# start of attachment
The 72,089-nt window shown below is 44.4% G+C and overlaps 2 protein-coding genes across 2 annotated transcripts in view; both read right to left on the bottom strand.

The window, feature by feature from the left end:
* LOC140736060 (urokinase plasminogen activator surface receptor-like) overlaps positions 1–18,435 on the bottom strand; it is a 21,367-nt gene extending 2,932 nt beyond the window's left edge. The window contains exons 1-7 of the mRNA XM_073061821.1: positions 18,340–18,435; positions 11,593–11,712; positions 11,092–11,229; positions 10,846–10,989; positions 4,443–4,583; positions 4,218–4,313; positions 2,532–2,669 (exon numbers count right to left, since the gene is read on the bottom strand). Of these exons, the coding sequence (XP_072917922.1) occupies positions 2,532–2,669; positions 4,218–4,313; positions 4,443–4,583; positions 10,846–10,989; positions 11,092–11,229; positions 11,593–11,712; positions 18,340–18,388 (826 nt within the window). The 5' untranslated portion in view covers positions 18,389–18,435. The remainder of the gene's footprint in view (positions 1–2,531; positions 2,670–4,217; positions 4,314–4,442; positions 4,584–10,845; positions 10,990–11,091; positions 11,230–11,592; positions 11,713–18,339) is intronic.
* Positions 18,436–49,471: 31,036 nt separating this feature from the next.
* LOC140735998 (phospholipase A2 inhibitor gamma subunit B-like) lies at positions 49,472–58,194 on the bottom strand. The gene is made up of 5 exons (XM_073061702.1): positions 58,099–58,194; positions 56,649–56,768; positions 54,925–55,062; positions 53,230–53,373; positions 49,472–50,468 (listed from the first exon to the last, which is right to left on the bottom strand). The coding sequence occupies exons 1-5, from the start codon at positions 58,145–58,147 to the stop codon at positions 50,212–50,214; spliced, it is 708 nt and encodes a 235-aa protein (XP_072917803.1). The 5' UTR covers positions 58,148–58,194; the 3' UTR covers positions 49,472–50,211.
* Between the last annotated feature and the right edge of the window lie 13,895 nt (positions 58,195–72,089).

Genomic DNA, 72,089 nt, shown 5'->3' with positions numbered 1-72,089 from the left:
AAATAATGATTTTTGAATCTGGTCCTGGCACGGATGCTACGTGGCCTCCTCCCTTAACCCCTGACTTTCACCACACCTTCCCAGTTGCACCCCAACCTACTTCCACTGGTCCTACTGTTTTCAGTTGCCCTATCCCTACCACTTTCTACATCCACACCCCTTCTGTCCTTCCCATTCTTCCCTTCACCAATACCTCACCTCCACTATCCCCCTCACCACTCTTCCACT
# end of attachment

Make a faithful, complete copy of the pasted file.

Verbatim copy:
The 72,089-nt window shown below is 44.4% G+C and overlaps 2 protein-coding genes across 2 annotated transcripts in view; both read right to left on the bottom strand.

The window, feature by feature from the left end:
* LOC140736060 (urokinase plasminogen activator surface receptor-like) overlaps positions 1–18,435 on the bottom strand; it is a 21,367-nt gene extending 2,932 nt beyond the window's left edge. The window contains exons 1-7 of the mRNA XM_073061821.1: positions 18,340–18,435; positions 11,593–11,712; positions 11,092–11,229; positions 10,846–10,989; positions 4,443–4,583; positions 4,218–4,313; positions 2,532–2,669 (exon numbers count right to left, since the gene is read on the bottom strand). Of these exons, the coding sequence (XP_072917922.1) occupies positions 2,532–2,669; positions 4,218–4,313; positions 4,443–4,583; positions 10,846–10,989; positions 11,092–11,229; positions 11,593–11,712; positions 18,340–18,388 (826 nt within the window). The 5' untranslated portion in view covers positions 18,389–18,435. The remainder of the gene's footprint in view (positions 1–2,531; positions 2,670–4,217; positions 4,314–4,442; positions 4,584–10,845; positions 10,990–11,091; positions 11,230–11,592; positions 11,713–18,339) is intronic.
* Positions 18,436–49,471: 31,036 nt separating this feature from the next.
* LOC140735998 (phospholipase A2 inhibitor gamma subunit B-like) lies at positions 49,472–58,194 on the bottom strand. The gene is made up of 5 exons (XM_073061702.1): positions 58,099–58,194; positions 56,649–56,768; positions 54,925–55,062; positions 53,230–53,373; positions 49,472–50,468 (listed from the first exon to the last, which is right to left on the bottom strand). The coding sequence occupies exons 1-5, from the start codon at positions 58,145–58,147 to the stop codon at positions 50,212–50,214; spliced, it is 708 nt and encodes a 235-aa protein (XP_072917803.1). The 5' UTR covers positions 58,148–58,194; the 3' UTR covers positions 49,472–50,211.
* Between the last annotated feature and the right edge of the window lie 13,895 nt (positions 58,195–72,089).

Genomic DNA, 72,089 nt, shown 5'->3' with positions numbered 1-72,089 from the left:
AAATAATGATTTTTGAATCTGGTCCTGGCACGGATGCTACGTGGCCTCCTCCCTTAACCCCTGACTTTCACCACACCTTCCCAGTTGCACCCCAACCTACTTCCACTGGTCCTACTGTTTTCAGTTGCCCTATCCCTACCACTTTCTACATCCACACCCCTTCTGTCCTTCCCATTCTTCCCTTCACCAATACCTCACCTCCACTATCCCCCTCACCACTCTTCCACT